This problem is especially pronounced on some bolt action when optics are mounted too low and the bolt in its open position, hits the eyepiece of the rifle scope.
Therefore, the solution to a proper bolt clearance is the use of higher mounts.
Regardless of whether it’s a one- or two-piece design, generally, it's considered that a 0 MOA base is flat or level with the bore of the rifle, compared to 20, 25, or 30 MOA bases that are canted down in the front toward the barrel.
Standard bases sit slightly higher than the barrel contributing somewhat to ring height. On the other hand, sloped bases are preferred by long-range shooters because they offer more adjustability, while the canted bases can present cheek weld or height problems.
How To Measure Scope Height / How to Determine Scope Ring Height
First, you need to know your approximate scope height before you purchase rings to get your sight as low as possible without touching the weapon's barrel.
The second reason mostly concerns long-range shooting because measuring scope height is vital when shooters use ballistic calculators to help compute trajectory calculations for their specific rifle/set up.
Method 1: Scope Ring Pedestal Height
- Measure the objective bell (including scope caps).
- Measure the diameter of your scope tube.
- Subtract the scope tube diameter from the diameter of the objective bell, then divide by 2, and add 0.1”.
- Finally, subtract the height of your base from the previous result.
The result is the optimal ring height for your scope. This represents the height from the receiver to where the ring contacts the bottom of the scope tube.
Other techniques determine the scope center height to the centerline of the bore for ballistic programs.
Method 2: Bore Zeroing
You can make the more exact measurement using a piece of plain white paper and a bore laser.
- Set your scope on the lowest power.
- Secure the rifle in a barrel vise or similar device, facing a wall.
- Place the piece of paper on the wall with a small dot or X on it.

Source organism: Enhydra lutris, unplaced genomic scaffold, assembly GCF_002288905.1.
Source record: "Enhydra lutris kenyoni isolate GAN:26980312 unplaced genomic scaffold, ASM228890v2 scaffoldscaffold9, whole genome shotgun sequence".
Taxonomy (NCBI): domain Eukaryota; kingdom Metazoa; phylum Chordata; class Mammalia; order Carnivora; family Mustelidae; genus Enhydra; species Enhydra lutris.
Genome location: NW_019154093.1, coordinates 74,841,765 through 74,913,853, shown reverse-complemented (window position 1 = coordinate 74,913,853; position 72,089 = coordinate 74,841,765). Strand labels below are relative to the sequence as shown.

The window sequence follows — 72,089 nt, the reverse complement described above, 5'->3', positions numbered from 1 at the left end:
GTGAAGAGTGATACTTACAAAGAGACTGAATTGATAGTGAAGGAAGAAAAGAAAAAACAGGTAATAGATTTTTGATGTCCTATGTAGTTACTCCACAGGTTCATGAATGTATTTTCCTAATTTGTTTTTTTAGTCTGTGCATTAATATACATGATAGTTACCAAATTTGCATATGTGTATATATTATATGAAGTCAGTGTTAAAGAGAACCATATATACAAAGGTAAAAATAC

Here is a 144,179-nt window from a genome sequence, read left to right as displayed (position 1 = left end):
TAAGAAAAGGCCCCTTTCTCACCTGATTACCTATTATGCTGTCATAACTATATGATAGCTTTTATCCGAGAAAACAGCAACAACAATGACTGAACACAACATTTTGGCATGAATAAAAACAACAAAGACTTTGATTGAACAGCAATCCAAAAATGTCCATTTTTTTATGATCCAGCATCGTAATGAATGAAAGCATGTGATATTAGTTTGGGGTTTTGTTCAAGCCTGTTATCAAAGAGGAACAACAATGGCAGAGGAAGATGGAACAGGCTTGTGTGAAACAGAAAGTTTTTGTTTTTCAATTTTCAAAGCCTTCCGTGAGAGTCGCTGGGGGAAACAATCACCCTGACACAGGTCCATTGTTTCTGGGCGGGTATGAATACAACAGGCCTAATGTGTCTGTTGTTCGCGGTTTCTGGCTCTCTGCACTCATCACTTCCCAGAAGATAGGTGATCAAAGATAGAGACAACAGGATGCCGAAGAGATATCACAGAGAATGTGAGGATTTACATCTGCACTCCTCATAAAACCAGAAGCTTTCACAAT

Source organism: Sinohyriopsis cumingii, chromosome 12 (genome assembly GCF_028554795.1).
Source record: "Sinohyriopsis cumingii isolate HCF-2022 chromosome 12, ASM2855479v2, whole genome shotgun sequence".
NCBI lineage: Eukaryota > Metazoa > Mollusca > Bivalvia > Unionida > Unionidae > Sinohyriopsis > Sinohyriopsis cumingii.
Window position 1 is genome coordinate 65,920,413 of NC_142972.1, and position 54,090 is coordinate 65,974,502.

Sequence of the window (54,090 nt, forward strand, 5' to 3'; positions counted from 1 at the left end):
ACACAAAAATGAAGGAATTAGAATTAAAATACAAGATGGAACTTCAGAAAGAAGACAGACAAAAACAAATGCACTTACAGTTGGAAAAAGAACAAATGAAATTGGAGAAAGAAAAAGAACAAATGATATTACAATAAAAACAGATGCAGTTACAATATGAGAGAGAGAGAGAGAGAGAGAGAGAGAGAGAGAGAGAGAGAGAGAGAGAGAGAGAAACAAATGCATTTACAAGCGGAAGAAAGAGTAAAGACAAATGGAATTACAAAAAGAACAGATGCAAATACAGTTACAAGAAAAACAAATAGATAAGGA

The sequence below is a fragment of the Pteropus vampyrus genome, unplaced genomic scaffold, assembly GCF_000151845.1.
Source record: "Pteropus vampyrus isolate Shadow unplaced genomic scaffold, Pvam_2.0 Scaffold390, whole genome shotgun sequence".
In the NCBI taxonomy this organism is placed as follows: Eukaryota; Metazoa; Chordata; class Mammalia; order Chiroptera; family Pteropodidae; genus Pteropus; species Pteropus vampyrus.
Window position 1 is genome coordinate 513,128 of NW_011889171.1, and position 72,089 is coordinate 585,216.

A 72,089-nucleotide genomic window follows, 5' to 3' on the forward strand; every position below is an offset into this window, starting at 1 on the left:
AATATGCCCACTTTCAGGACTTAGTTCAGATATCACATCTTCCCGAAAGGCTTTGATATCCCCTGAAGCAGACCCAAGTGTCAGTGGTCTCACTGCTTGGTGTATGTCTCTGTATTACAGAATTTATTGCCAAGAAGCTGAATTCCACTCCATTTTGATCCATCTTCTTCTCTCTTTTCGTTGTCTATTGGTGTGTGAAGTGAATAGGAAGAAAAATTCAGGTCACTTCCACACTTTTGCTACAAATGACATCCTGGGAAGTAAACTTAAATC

- Center the crosshairs on the dot or X on the paper.
- Turn on the laser and mark its location on the paper.
- Measure the distance between the laser mark and the dot or X on the paper to get the exact height of the scope above the rifle's bore.
Method 3: Measuring Ideal Scope Height Directly
Another technique to arrive more precisely at the scope height means using some math and formulas.
- Measure the bolt diameter and divide it in half.
- Find the scope tube diameter and divide it in half.
- Measure the distance from the top of the bolt in the rifle to the bottom of the scope (or where the scope should be on the rifle).
- Now simply, add the numbers found in steps 1-3.
a) The bolt diameter is 0.700" and 1/2 that of that, radius is .35"
b) Your scope diameter is 30mm (1.181"), and 1/2 of that is .59"
c) A distance from the ring/bases from the bottom of the ring where the scope sits to the bottom of the base is 0.750"
d) The result is .35 + .59 + .75 = 1.69"
What Determines the Height of a Scope?
The height of scope is determined by the scope's outside objective diameter (usually measured in millimeters), the thickness of the scope cover (usually 2-4 mm), then the rail to barrel clearance, and a rail cant if your base has any adjustment built into it.
Essentially, it would seem that the right way to measure optics height is to get the distance between the muzzle and the line of aim.
As a result, you should get a firmly mounted scope with its largest diameter floating 0.1 of an inch above the barrel.
Does A Shotgun Need Special Hardware?
Though some inexperienced gun owners might think that shotgun scopes need special mounting hardware because of recoil, it’s not true. There are many high-powered magnum and safari-class caliber rifles with much more recoil power than the most potent shotgun loads can generate.
For example, a 12-gauge shotgun with a 2.75" shell and 1-1/8 oz. load at 1,200 muzzle velocity will generate 23.0-foot-pounds recoil energy, very similar to the .300 Win. Mag, whereas the .500 N.E. with 570 gr. a bullet fired at 2,150 fps muzzle velocity produces an astounding 74.5 ft. lbs.
It all boils down to, shotgun scopes do not need any unique rings, except for those using one of the specialized “no drill” shotgun scope mount bases.
Pistol scopes are more durable than riflescopes, so they are built to handle the brutal pounding from the most powerful revolvers and single-shot pistols.
As for the height of a pistol/revolver scope, handgunners usually mount the optics with low rings on their barrel, trying to mount a scope on a handgun as low as they can and still clear the top highest point on them.
However, it's not feasible with some revolvers and single-shot pistols due to the comfortable work with hammer or hammer extensions.